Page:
The complicated tax structure, the report on public finance and expenditure pointed out, is costly to implement occasioning huge losses to the country’s economy.
“This system that encompasses a variety of tax exemptions makes its administration costly and increases costs to the taxpayer of complying with it,” said the report prepared by GIZ, European Union and Kenya’s government.
The more complex a tax system is, according to the report, the more costly is its administration and the more expensive it is for people to comply with it. Taxes administered in Kenya include corporate income tax, personal income tax, Value Added Tax ( VAT) and withholding tax.
Corporate income tax rate is 30 per cent, personal income tax rate ranges between 10 per cent and 30 per cent, VAT rate is 16 per cent, while withholding tax rates begin from five per cent and depend on income source, and whether one is a Kenyan or not.
“ VAT refunds are a challenge for Kenya Revenue Authority (KRA) since finance ministry provides a monthly and annual ceiling in the budget on refunds, which is inconsistent with the principle that VAT refunds should be classified as negative revenues and not as expenditures,” said the report titled Public Expenditure and Financial Accountability Assessment.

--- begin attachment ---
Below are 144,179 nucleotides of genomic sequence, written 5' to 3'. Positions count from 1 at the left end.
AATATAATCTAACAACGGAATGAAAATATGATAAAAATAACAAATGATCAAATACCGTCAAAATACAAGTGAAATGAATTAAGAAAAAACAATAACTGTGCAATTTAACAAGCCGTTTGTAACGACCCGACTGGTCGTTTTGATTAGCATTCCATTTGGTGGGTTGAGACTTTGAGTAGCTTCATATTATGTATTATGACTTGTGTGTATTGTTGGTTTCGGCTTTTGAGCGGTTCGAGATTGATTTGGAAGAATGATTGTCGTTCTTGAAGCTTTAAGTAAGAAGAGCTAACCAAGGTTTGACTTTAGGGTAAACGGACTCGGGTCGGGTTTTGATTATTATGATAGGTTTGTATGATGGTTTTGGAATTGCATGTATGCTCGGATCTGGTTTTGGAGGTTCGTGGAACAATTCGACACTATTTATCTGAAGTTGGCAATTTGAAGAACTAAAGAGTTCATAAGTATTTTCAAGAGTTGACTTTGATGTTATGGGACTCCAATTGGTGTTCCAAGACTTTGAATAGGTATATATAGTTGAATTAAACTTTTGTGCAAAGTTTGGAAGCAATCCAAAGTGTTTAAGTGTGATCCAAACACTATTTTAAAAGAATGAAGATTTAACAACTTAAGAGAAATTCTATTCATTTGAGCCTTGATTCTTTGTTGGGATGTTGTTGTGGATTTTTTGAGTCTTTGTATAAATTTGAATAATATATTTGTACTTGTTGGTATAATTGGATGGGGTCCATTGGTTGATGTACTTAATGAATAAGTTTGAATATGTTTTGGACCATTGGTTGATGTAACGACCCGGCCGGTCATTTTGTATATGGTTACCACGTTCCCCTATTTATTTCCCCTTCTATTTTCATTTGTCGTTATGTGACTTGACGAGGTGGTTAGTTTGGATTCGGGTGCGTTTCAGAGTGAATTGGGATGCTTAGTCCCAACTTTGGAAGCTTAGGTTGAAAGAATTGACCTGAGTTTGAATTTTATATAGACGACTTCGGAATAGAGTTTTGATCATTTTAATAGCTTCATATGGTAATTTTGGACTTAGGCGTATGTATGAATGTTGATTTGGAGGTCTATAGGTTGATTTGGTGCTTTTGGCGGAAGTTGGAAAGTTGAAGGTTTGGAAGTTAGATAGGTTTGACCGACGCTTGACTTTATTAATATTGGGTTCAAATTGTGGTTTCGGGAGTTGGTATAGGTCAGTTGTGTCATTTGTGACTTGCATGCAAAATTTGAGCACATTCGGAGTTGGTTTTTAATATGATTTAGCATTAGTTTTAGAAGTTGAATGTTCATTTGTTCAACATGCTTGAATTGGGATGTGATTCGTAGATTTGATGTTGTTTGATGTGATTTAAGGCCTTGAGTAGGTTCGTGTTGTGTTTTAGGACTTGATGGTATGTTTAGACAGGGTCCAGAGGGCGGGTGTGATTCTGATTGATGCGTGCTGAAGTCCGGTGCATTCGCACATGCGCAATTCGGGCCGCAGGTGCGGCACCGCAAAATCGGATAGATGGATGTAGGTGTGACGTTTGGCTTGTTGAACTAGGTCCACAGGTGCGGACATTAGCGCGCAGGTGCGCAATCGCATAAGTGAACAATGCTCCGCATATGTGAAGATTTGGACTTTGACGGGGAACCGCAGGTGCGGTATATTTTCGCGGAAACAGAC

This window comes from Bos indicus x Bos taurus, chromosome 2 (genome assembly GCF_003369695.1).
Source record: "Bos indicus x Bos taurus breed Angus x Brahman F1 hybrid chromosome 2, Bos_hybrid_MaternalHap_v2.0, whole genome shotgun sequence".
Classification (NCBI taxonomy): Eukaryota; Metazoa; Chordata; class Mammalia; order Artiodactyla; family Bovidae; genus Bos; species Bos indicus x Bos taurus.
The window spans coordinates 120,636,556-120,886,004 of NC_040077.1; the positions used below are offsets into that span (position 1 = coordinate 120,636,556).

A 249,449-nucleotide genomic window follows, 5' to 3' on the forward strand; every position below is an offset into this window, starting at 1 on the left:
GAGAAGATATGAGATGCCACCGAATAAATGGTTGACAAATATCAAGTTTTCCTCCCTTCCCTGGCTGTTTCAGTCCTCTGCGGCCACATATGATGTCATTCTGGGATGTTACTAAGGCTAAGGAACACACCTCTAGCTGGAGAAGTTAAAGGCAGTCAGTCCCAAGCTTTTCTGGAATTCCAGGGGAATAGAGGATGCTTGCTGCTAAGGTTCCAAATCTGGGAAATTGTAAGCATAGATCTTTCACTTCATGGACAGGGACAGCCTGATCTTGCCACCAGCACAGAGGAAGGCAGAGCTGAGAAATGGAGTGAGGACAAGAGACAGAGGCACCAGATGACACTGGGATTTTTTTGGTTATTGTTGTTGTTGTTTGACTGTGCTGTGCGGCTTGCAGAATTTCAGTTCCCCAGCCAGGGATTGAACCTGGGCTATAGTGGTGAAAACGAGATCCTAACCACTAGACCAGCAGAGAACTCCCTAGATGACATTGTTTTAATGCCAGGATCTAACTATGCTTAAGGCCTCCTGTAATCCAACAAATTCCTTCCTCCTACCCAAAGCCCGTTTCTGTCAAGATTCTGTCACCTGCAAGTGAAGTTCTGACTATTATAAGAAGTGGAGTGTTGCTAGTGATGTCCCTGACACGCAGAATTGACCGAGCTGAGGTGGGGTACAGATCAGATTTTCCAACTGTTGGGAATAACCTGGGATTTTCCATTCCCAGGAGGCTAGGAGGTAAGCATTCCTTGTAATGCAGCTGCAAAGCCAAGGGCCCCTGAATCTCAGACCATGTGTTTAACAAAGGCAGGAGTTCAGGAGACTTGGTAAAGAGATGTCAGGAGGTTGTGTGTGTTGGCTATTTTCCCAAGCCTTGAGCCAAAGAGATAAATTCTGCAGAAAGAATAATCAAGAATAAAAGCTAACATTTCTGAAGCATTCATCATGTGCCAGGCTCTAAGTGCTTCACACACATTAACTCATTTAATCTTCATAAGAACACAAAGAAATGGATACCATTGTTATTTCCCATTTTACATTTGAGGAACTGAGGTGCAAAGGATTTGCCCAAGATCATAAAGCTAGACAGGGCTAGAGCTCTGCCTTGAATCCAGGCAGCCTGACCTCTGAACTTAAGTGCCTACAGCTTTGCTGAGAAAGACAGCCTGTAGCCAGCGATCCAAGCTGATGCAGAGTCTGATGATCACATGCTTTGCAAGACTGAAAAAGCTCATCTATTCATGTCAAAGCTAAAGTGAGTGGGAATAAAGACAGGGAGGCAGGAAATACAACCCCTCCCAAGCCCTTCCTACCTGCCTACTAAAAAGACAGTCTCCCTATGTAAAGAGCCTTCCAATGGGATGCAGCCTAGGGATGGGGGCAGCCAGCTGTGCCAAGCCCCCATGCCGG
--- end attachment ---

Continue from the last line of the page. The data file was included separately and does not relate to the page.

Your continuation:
In countries that have best tax practices, the analysis noted, VAT refunds are automatic. However, in Kenya, the VAT Act does not contain a legal provision for a time limit for settlement of the refunds.
“Delays in refunding VAT tax claims have been a contentious issue in Kenya. In its contribution to the 2011/12 budget preparation process, Kenya Private Sector Association proposed that VAT refund system should be simplified so that any amount of money owed to taxpayers should be refunded by KRA within 30 to 60 days after the submission of the claim,” said the report.